How big is the denominator (all persons who become infected)? No one has a clue, actually. In an epidemic, the few people with recognized disease who don’t die go into the denominator. But how many additional people are there who develop disease, go unrecognized, and survive? An intriguing paper by a team of researchers in Gabon [2] (and here ) found that fifteen percent of four thousand asymptomatic villagers carried antibodies to Ebola virus, from which they conclude “The high frequency of ‘immune’ individuals with no disease or outbreak history raises questions as to the real pathogenicity of ZEBOV for humans in ‘natural’ conditions.” [ZEBOV = Ebola Zaire]

In other words, researchers studying Ebola may be at the same stage of the game as were researchers studying autism in 1950: Just as the prevalence and prognosis of autism were spectacularly incorrect due to an overly-narrow case definition, it may be that present estimates of Case Fatality Rate are based on a denominator comprising only a tiny sliver of the total number of people who become infected.

Data that would fit this hypothesis (although they do not constitute “proof”) also come from the fact that thus far, none of the secondary cases among Americans has proven fatal. (This will change, of course. Ebola is still a terrible disease.) Patients in top-flight American hospitals get the best possible supportive care, in some cases augmented by experimental antiviral therapy. But these measures may not be sufficient to explain improved survival among these individuals. Rather, it’s possible (“likely” in my view) that vigorous twice-daily monitoring of temperature in at-risk persons is detecting more cases, including a higher proportion of milder cases, than just tallying up people with vomiting and bleeding who show up at a field station or hospital ER.

Is this a good thing or a bad thing?

If you are the person who has contracted Ebola, it’s definitely a good thing: Your chances of survival may be greater than the survival rates based on current estimates of CFR, with their biased ascertainment of both the numerator (the sickest of the sick) and denominator (almost devoid of infected but asymptomatic or mildly symptomatic individuals). On the other hand, if you are a public health official, this should cause concern. The backbone of controlling an epidemic is contact tracing and quarantine. Contact tracing rests on the unspoken assumption that it will be easy to recognize the index case by his or her symptoms: Vomiting, bleeding, high fever, etc. If this is untrue (and I suspect it is), then we may need to revise our thinking. Granted, contagiousness is a function of viral load, and persons who are asymptomatic are probably low-risk as disease vectors. (The risk of dying, and the risk of transmitting the disease to others, seem to go hand-in-hand.) But the prospect of a large pool of asymptomatic individuals positive for Ebola exposure is a potential game-changer. It took the medical community half a century to correct the error of its thinking insofar as the spectrum of severity of autism is concerned. With Ebola, we don’t have that kind of time.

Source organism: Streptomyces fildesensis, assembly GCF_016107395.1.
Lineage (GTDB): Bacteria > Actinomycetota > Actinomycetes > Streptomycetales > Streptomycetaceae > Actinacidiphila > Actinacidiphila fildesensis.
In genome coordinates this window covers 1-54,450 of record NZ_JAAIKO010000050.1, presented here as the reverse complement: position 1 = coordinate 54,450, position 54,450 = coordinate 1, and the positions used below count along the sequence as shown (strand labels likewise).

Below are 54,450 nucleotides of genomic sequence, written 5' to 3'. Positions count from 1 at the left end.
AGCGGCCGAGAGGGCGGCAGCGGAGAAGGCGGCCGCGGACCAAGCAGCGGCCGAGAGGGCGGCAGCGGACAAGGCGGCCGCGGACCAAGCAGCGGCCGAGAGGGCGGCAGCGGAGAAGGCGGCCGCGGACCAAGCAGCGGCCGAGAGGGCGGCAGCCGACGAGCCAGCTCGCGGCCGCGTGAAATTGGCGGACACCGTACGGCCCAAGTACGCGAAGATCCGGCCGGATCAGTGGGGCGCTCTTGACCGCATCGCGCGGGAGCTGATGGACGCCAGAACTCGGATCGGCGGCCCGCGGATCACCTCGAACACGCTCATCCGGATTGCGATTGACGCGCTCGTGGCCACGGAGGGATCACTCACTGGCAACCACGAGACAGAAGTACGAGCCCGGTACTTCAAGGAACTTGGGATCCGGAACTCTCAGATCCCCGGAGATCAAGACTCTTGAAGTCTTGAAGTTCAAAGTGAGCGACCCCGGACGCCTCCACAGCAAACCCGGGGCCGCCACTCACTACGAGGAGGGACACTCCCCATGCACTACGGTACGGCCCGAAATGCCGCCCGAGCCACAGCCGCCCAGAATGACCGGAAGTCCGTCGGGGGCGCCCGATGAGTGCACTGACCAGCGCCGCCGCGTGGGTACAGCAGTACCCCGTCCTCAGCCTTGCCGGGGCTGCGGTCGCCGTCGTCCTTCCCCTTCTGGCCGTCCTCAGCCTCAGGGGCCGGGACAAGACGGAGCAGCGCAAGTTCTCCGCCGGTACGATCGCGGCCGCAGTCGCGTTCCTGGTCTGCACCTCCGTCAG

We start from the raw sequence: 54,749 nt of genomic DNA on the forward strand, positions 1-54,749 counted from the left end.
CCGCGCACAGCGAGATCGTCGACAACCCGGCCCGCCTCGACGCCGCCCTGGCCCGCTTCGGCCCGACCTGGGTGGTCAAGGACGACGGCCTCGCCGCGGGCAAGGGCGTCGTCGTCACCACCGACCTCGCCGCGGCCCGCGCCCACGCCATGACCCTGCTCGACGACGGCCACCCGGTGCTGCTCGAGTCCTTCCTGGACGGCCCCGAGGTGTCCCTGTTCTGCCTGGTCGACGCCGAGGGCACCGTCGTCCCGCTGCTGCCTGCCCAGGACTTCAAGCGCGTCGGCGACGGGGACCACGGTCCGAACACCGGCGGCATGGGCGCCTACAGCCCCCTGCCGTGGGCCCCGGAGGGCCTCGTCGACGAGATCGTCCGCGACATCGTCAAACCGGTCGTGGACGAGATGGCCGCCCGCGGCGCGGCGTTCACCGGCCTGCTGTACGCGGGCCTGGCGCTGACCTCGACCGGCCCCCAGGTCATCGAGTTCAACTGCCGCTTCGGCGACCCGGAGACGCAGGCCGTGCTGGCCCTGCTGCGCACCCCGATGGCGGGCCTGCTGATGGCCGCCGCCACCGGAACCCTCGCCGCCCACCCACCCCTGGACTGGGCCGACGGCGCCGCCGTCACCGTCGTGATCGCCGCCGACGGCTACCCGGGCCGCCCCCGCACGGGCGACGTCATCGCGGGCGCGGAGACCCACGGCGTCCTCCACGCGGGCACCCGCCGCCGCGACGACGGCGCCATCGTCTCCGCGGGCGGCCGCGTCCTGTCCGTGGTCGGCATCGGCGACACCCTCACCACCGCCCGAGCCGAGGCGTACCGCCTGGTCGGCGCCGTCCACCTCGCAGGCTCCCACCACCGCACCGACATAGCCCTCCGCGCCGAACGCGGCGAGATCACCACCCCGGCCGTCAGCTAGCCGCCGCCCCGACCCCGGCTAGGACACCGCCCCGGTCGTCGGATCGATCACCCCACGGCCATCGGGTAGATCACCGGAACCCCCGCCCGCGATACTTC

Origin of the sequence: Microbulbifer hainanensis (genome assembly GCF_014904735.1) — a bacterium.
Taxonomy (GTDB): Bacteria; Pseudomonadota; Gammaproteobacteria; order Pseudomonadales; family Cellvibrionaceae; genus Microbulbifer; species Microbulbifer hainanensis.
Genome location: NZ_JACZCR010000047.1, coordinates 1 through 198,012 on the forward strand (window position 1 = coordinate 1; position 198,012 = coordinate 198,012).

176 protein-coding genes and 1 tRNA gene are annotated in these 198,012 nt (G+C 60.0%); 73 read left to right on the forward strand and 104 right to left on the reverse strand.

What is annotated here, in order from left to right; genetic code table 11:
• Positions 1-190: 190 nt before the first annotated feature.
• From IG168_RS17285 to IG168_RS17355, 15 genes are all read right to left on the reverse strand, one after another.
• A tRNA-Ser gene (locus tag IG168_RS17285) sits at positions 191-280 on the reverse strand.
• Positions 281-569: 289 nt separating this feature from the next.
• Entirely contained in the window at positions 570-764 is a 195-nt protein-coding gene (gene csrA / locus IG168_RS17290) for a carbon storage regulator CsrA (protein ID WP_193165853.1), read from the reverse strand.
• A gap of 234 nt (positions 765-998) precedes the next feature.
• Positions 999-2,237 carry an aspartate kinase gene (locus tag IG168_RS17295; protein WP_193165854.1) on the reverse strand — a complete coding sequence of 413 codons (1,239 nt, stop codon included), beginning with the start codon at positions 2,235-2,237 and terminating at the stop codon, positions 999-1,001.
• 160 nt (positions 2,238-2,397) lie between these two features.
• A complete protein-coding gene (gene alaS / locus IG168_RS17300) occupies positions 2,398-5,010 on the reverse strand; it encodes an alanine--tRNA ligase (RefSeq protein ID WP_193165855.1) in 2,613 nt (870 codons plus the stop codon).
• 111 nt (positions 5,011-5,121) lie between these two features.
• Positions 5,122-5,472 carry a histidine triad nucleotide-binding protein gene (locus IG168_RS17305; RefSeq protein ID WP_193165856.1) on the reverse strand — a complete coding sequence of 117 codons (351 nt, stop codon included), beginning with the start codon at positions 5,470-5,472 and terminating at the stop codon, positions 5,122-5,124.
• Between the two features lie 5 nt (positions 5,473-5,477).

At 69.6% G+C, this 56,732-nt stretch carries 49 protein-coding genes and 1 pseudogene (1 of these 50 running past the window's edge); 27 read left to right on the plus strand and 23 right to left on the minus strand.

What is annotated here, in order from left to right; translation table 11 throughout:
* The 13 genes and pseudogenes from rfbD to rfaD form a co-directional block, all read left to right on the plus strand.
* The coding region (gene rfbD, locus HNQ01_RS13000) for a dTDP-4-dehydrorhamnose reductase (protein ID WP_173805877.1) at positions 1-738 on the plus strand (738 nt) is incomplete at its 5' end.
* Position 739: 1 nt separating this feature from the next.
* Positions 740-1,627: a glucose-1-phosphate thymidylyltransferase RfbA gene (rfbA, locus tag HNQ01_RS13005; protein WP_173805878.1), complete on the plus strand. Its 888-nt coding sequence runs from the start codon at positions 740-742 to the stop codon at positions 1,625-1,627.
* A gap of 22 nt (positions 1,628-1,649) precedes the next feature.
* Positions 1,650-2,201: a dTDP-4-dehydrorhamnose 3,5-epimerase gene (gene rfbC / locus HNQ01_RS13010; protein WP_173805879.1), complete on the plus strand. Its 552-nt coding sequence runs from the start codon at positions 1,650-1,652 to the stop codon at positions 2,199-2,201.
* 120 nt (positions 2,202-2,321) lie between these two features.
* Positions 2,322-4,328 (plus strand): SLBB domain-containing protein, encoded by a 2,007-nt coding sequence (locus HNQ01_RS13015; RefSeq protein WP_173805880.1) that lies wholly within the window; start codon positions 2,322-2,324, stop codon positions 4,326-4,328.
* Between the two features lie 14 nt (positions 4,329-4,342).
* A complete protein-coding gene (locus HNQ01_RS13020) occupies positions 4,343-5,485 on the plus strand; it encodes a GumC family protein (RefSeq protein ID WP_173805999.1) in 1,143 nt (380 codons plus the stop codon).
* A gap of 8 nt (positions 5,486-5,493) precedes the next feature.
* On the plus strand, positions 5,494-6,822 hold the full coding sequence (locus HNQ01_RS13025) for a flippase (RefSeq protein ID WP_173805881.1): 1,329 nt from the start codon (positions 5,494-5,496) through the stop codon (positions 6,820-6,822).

1. Feinstein, A.R., D.M. Sosin, and C.K. Wells, The Will Rogers phenomenon. Stage migration and new diagnostic techniques as a source of misleading statistics for survival in cancer. N Engl J Med, 1985. 312(25): p. 1604-8.

2. Becquart, P., et al., High prevalence of both humoral and cellular immunity to Zaire ebolavirus among rural populations in Gabon. PLoS ONE, 2010. 5(2): p. e9126.






James Coplan, MD is an Internationally recognized clinician, author, and public speaker in the fields of early child development, early language development and autistic spectrum disorders. Stay connected, join Dr. Coplan on Facebook and Twitter.